Liberty & Co. of Regent Street, London, has been a well‐known name in fashionable retailing for more than 125 years, with a particularly distinguished place in the history of design in the later 19th and early 20th centuries. Of particular note was its role in relation to the Aesthetic Movement and Art Nouveau, often known as Stile Liberty in Italy. Arthur Lazenby Liberty (1843–1917), the firm's founder, became involved with the world of London retailing at the firm of Farmer & Rogers' Regent Street emporium in 1862, the year in which London's second major international exhibition was held in South Kensington. A prominent feature of this exhibition was the display of Japanese art and design, both attracting considerable critical comment and exerting a powerful influence on designers, architects, and artists. Farmer & Rogers purchased a number of oriental artefacts from the exhibition, putting them on sale in its Oriental Warehouse, in which Liberty was given a managerial role in 1864. Capitalizing on the rapidly growing interest in such exotic goods in artistic circles, Liberty opened his own shop in Regent Street opposite Farmer & Rogers, importing decorative artefacts, silks, and wallpapers from India, Indochina, Persia, as well as Japan and other countries. A Furnishing and Decorative Studio was set up in 1883, reflecting fashionable interest in ‘art industries’ and the Aesthetic Movement. The costume department, established under the direction of E. W. Godwin in 1884, also promoted fashionable dress and sought to challenge the pre‐eminence of Paris. Liberty's exhibited aesthetic clothing at the 1889 Exposition Universelle in Paris, opening ‘Maison Liberty’ for the sale of clothes and fabrics in the centre of the city in the following year. It proved successful and lasted until 1932 when unfavourable trade tariffs were introduced. In the later 19th century Liberty's commissioned many other leading designers associated with the Arts and Crafts Movement including C. F. A. Voysey, Hugh Baillie Scott, Lindsay Butterfield, and Arthur Silver for work across a wide range of media. In the early years of the 20th century the company established its own range of silverware designs under the name Liberty & Co. (Cymric) Ltd., soon followed by its Tudric pewter range. Celtic decorative motifs were an important source of inspiration for designers such as Archibald Knox and Rex Silver, although they remained anonymous and their work marketed under the Liberty name.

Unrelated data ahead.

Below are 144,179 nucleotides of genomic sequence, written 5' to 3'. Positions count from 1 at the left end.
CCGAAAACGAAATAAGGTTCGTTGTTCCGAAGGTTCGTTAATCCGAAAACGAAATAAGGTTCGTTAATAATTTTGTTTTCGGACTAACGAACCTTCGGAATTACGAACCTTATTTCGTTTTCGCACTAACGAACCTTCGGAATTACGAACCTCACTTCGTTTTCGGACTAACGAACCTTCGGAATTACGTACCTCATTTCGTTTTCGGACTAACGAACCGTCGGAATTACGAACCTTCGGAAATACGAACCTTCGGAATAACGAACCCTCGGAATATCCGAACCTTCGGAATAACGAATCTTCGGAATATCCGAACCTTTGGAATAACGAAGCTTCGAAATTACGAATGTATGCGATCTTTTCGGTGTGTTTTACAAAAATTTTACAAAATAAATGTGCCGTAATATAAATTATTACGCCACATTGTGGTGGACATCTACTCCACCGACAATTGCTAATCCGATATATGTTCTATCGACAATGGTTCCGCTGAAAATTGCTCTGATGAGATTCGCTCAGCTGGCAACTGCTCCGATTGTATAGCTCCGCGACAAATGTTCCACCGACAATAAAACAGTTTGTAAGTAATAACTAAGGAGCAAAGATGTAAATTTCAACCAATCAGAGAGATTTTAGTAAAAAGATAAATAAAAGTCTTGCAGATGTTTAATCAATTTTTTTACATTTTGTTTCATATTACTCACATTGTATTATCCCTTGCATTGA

After the First World War, Liberty's was forced to rebuild its Regent Street premises with two buildings designed by Edwin T. Hall & Son, one in Renaissance style, the other in Tudor. The latter was built in 1924 when the Tudor style was emerging as a popular expression of British imperial heritage. Although Liberty's had commissioned printed textiles for several decades, this sector of the company's activities expanded considerably in the 1920s and 1930s with a proliferation of small‐scale floral prints which became known as Liberty Prints. To cater for such growing consumer demands a wholesale company was formed in 1939, Liberty of London Prints. After the Second World War the company continued to promote both traditional and fashionable contemporary design across its departments, selling work by such celebrated designers as Gio Ponti, Robin Day, Lucienne Day, Arne Jacobsen, and Paolo Venini. In 1973 Liberty's took over Metz & Co., a famous Dutch retailer that had for many years also sold Liberty & Co. products. The artistic and cultural significance of the firm was acknowledged by the holding of an important Liberty Exhibition at the Victoria and Albert Museum in 1975. Reinforcing the long‐standing historical ties with Japan, Liberty's established links with the Seibu Department Stores in Japan in 1988. In the early 21st century the Liberty name is still synonymous with both contemporary fashions and heritage, with retail outlets in Windsor and London's Heathrow Airport in addition to the main store in central London.
Subjects: Industrial and Commercial Art.